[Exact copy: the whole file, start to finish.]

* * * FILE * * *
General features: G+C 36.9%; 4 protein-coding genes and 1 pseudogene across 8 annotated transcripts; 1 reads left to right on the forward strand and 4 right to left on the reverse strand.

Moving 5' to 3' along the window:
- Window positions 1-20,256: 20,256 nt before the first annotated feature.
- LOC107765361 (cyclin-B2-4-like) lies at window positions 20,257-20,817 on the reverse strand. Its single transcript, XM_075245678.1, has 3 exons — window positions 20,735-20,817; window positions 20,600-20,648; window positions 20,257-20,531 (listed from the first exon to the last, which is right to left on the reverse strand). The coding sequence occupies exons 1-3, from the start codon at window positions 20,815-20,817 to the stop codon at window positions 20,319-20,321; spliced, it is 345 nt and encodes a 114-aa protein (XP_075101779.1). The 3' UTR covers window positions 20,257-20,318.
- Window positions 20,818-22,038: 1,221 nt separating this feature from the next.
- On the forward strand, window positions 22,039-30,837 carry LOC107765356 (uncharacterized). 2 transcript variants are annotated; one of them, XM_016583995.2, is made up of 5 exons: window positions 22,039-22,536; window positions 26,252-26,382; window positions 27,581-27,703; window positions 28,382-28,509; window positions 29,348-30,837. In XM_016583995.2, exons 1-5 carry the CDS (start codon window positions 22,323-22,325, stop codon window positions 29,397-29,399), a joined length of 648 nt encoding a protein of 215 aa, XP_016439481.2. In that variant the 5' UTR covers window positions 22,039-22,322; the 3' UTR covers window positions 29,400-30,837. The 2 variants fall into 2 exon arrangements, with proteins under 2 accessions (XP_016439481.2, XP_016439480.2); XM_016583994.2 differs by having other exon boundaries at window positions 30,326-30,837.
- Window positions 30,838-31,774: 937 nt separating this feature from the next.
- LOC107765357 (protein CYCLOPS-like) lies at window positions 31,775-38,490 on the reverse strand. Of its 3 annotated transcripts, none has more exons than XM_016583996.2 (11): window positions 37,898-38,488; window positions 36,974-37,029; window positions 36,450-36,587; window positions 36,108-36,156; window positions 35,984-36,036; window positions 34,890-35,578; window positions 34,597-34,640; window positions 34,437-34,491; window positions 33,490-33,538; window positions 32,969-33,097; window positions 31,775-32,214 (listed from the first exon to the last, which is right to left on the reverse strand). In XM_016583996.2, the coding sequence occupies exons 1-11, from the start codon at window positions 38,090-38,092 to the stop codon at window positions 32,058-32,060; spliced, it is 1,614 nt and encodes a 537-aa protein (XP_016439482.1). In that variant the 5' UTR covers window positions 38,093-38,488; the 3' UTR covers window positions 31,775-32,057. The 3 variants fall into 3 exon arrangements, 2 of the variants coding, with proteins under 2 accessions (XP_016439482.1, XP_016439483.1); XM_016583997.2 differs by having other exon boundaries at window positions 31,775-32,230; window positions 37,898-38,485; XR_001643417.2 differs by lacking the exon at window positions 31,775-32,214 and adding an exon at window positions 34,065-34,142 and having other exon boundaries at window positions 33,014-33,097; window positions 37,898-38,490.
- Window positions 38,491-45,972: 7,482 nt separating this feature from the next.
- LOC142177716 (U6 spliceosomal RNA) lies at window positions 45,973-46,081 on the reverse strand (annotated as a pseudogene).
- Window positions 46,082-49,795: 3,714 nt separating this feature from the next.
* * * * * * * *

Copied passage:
General features: G+C 36.9%; 4 protein-coding genes and 1 pseudogene across 8 annotated transcripts; 1 reads left to right on the forward strand and 4 right to left on the reverse strand.

Moving 5' to 3' along the window:
- Window positions 1-20,256: 20,256 nt before the first annotated feature.
- LOC107765361 (cyclin-B2-4-like) lies at window positions 20,257-20,817 on the reverse strand. Its single transcript, XM_075245678.1, has 3 exons — window positions 20,735-20,817; window positions 20,600-20,648; window positions 20,257-20,531 (listed from the first exon to the last, which is right to left on the reverse strand). The coding sequence occupies exons 1-3, from the start codon at window positions 20,815-20,817 to the stop codon at window positions 20,319-20,321; spliced, it is 345 nt and encodes a 114-aa protein (XP_075101779.1). The 3' UTR covers window positions 20,257-20,318.
- Window positions 20,818-22,038: 1,221 nt separating this feature from the next.
- On the forward strand, window positions 22,039-30,837 carry LOC107765356 (uncharacterized). 2 transcript variants are annotated; one of them, XM_016583995.2, is made up of 5 exons: window positions 22,039-22,536; window positions 26,252-26,382; window positions 27,581-27,703; window positions 28,382-28,509; window positions 29,348-30,837. In XM_016583995.2, exons 1-5 carry the CDS (start codon window positions 22,323-22,325, stop codon window positions 29,397-29,399), a joined length of 648 nt encoding a protein of 215 aa, XP_016439481.2. In that variant the 5' UTR covers window positions 22,039-22,322; the 3' UTR covers window positions 29,400-30,837. The 2 variants fall into 2 exon arrangements, with proteins under 2 accessions (XP_016439481.2, XP_016439480.2); XM_016583994.2 differs by having other exon boundaries at window positions 30,326-30,837.
- Window positions 30,838-31,774: 937 nt separating this feature from the next.
- LOC107765357 (protein CYCLOPS-like) lies at window positions 31,775-38,490 on the reverse strand. Of its 3 annotated transcripts, none has more exons than XM_016583996.2 (11): window positions 37,898-38,488; window positions 36,974-37,029; window positions 36,450-36,587; window positions 36,108-36,156; window positions 35,984-36,036; window positions 34,890-35,578; window positions 34,597-34,640; window positions 34,437-34,491; window positions 33,490-33,538; window positions 32,969-33,097; window positions 31,775-32,214 (listed from the first exon to the last, which is right to left on the reverse strand). In XM_016583996.2, the coding sequence occupies exons 1-11, from the start codon at window positions 38,090-38,092 to the stop codon at window positions 32,058-32,060; spliced, it is 1,614 nt and encodes a 537-aa protein (XP_016439482.1). In that variant the 5' UTR covers window positions 38,093-38,488; the 3' UTR covers window positions 31,775-32,057. The 3 variants fall into 3 exon arrangements, 2 of the variants coding, with proteins under 2 accessions (XP_016439482.1, XP_016439483.1); XM_016583997.2 differs by having other exon boundaries at window positions 31,775-32,230; window positions 37,898-38,485; XR_001643417.2 differs by lacking the exon at window positions 31,775-32,214 and adding an exon at window positions 34,065-34,142 and having other exon boundaries at window positions 33,014-33,097; window positions 37,898-38,490.
- Window positions 38,491-45,972: 7,482 nt separating this feature from the next.
- LOC142177716 (U6 spliceosomal RNA) lies at window positions 45,973-46,081 on the reverse strand (annotated as a pseudogene).
- Window positions 46,082-49,795: 3,714 nt separating this feature from the next.